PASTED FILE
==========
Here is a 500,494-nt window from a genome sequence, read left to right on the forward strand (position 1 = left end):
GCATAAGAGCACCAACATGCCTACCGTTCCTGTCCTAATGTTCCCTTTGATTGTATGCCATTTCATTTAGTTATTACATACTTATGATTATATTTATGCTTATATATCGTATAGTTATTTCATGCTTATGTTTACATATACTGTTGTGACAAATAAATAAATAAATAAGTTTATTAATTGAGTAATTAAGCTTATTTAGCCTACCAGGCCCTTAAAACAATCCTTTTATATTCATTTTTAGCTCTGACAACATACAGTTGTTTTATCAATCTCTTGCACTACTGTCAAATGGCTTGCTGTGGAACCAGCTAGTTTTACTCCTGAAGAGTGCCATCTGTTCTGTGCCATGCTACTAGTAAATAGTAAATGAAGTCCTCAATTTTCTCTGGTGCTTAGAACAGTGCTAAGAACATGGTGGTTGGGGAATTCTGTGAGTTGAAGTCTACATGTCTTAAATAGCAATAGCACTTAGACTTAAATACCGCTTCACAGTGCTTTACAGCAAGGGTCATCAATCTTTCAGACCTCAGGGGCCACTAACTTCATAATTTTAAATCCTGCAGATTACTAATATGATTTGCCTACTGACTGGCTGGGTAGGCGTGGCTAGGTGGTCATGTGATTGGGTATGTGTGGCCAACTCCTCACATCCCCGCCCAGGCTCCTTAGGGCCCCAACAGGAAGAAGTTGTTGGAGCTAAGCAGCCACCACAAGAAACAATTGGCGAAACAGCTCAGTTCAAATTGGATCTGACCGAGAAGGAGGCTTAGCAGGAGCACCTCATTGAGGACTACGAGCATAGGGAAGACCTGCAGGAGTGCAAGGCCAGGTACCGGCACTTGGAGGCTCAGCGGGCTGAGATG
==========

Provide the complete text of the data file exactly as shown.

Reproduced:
Here is a 500,494-nt window from a genome sequence, read left to right on the forward strand (position 1 = left end):
GCATAAGAGCACCAACATGCCTACCGTTCCTGTCCTAATGTTCCCTTTGATTGTATGCCATTTCATTTAGTTATTACATACTTATGATTATATTTATGCTTATATATCGTATAGTTATTTCATGCTTATGTTTACATATACTGTTGTGACAAATAAATAAATAAATAAGTTTATTAATTGAGTAATTAAGCTTATTTAGCCTACCAGGCCCTTAAAACAATCCTTTTATATTCATTTTTAGCTCTGACAACATACAGTTGTTTTATCAATCTCTTGCACTACTGTCAAATGGCTTGCTGTGGAACCAGCTAGTTTTACTCCTGAAGAGTGCCATCTGTTCTGTGCCATGCTACTAGTAAATAGTAAATGAAGTCCTCAATTTTCTCTGGTGCTTAGAACAGTGCTAAGAACATGGTGGTTGGGGAATTCTGTGAGTTGAAGTCTACATGTCTTAAATAGCAATAGCACTTAGACTTAAATACCGCTTCACAGTGCTTTACAGCAAGGGTCATCAATCTTTCAGACCTCAGGGGCCACTAACTTCATAATTTTAAATCCTGCAGATTACTAATATGATTTGCCTACTGACTGGCTGGGTAGGCGTGGCTAGGTGGTCATGTGATTGGGTATGTGTGGCCAACTCCTCACATCCCCGCCCAGGCTCCTTAGGGCCCCAACAGGAAGAAGTTGTTGGAGCTAAGCAGCCACCACAAGAAACAATTGGCGAAACAGCTCAGTTCAAATTGGATCTGACCGAGAAGGAGGCTTAGCAGGAGCACCTCATTGAGGACTACGAGCATAGGGAAGACCTGCAGGAGTGCAAGGCCAGGTACCGGCACTTGGAGGCTCAGCGGGCTGAGATG